I loved walking out the door for a late afternoon assignment, just as I would have to be making some decisions as to what I was going to feed my family. I used to love to cook. But 365 days a year times 3 meals a day times 4 people and cooking began to feel like a prison sentence. I discovered that photography was just the excuse I had been looking for to get out of cooking. I loved hearing that pager. Bye Bob! Bye kids…Don’t wait up!
Lucky for me, my husband is self-employed (he’s an architect, but you never hear him bragging about it, it’s a lot like photojournalism, similarly underpaid but without the photo credit). He was often nearby to pick up the kids and take them to the dentist, or help them with their homework, and more importantly, to make dinner. He was understanding. He was supportive. He was proud. And he could make spaghetti. We called him the “Spaghetti King.” And there is no way on God’s green earth, that I could have done what I have been doing the last decade without his unconditional support. I on the other hand, was out spreading myself so thin at times that I didn’t know which way was up. Still trying to find my niche in photojournalism, still trying to figure out what kind of photographer I wanted to be, and worried that I was missing the proverbial photography boat, I was missing some of my kids’ parent teacher conferences.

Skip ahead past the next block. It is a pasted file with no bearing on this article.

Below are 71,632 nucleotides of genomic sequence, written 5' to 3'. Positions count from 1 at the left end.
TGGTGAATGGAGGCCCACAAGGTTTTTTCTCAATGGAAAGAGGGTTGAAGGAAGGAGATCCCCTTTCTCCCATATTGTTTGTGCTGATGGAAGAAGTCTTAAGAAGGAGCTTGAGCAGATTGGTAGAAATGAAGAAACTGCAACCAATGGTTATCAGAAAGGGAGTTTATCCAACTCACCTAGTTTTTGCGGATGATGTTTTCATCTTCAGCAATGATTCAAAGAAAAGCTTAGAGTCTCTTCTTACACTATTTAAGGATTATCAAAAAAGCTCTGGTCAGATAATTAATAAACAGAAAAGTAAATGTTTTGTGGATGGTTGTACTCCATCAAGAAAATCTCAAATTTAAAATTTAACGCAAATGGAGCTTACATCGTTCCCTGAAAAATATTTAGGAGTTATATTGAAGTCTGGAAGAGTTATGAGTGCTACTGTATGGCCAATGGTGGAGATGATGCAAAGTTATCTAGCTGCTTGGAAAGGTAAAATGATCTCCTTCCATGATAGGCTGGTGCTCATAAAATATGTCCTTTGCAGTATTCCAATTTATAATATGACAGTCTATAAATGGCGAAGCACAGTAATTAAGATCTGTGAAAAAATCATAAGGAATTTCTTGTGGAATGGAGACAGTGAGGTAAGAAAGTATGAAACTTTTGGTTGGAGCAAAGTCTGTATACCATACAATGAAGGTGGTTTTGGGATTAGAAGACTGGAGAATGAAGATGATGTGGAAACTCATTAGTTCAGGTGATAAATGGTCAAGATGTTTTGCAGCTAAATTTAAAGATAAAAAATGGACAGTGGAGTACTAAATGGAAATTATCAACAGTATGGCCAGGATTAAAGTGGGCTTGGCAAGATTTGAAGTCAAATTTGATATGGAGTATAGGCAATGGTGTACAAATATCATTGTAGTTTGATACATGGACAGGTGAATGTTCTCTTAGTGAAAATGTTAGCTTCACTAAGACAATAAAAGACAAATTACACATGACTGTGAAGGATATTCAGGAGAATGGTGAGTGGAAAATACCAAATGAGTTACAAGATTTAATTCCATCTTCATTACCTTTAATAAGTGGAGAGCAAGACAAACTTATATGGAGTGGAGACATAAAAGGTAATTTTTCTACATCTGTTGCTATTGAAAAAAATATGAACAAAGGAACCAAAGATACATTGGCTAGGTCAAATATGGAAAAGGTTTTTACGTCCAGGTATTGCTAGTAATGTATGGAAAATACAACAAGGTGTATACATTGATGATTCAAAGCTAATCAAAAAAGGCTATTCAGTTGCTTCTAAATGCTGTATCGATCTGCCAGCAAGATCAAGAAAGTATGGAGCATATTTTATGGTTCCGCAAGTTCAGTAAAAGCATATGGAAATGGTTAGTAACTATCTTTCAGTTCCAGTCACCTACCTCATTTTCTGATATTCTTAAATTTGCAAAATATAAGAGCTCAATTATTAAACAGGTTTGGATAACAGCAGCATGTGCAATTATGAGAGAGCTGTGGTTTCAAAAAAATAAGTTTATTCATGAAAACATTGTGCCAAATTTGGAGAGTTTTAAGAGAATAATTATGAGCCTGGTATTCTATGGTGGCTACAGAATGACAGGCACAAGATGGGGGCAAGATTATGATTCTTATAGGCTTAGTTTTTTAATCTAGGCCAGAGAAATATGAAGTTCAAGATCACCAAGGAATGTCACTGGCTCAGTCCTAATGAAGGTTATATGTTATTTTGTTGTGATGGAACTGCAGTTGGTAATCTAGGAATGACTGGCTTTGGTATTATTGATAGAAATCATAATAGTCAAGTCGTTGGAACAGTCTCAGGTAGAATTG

discovered a couple of things along the way: I love to write and
I really love shooting in my immediate backyard, which of course
is something like 10 million people. The work that I’ve
been doing has more to do with my connection to the world than
any grand design for me to fill Cartier-Bresson’s shoes.
is as fulfilling as photography
and multimedia has allowed me the
like photography, is precarious balance of the mundane and the
magnificent. Although I wear more hats than Bella Abzug, it has
always been difficult for me to wear more than one at the same
time, and there have been times when I have had to take a step
back from the frazzled world of freelance photography and just
be a mom, make a pot roast, go out to lunch with a friend, and
smell the roses. The opportunities that one has are limited only
by one's choices --- and sometimes the compromises, one is
Susan B. Markisz
Susan B. Markisz
|Contents Page||Editorials||The Platypus||Links||Copyright|
|Portfolios||Camera Corner||War Stories||Dirck's Gallery||Comments|
|Issue Archives||Columns||Forums||Mailing List||E-mail Us|